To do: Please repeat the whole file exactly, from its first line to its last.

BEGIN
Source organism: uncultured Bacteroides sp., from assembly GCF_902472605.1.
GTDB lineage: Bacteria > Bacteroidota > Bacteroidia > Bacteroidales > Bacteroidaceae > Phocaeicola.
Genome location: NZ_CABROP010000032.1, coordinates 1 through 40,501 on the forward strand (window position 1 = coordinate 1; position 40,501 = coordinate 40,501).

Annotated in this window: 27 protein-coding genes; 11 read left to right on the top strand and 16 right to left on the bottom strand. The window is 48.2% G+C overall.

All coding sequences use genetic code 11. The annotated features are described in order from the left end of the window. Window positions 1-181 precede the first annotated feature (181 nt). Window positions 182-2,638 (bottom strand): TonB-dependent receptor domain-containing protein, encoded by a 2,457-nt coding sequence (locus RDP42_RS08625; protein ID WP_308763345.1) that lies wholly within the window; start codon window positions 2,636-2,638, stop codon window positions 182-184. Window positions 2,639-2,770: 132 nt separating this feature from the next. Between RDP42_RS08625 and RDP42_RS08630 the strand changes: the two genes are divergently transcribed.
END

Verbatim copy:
Source organism: uncultured Bacteroides sp., from assembly GCF_902472605.1.
GTDB lineage: Bacteria > Bacteroidota > Bacteroidia > Bacteroidales > Bacteroidaceae > Phocaeicola.
Genome location: NZ_CABROP010000032.1, coordinates 1 through 40,501 on the forward strand (window position 1 = coordinate 1; position 40,501 = coordinate 40,501).

Annotated in this window: 27 protein-coding genes; 11 read left to right on the top strand and 16 right to left on the bottom strand. The window is 48.2% G+C overall.

All coding sequences use genetic code 11. The annotated features are described in order from the left end of the window. Window positions 1-181 precede the first annotated feature (181 nt). Window positions 182-2,638 (bottom strand): TonB-dependent receptor domain-containing protein, encoded by a 2,457-nt coding sequence (locus RDP42_RS08625; protein ID WP_308763345.1) that lies wholly within the window; start codon window positions 2,636-2,638, stop codon window positions 182-184. Window positions 2,639-2,770: 132 nt separating this feature from the next. Between RDP42_RS08625 and RDP42_RS08630 the strand changes: the two genes are divergently transcribed.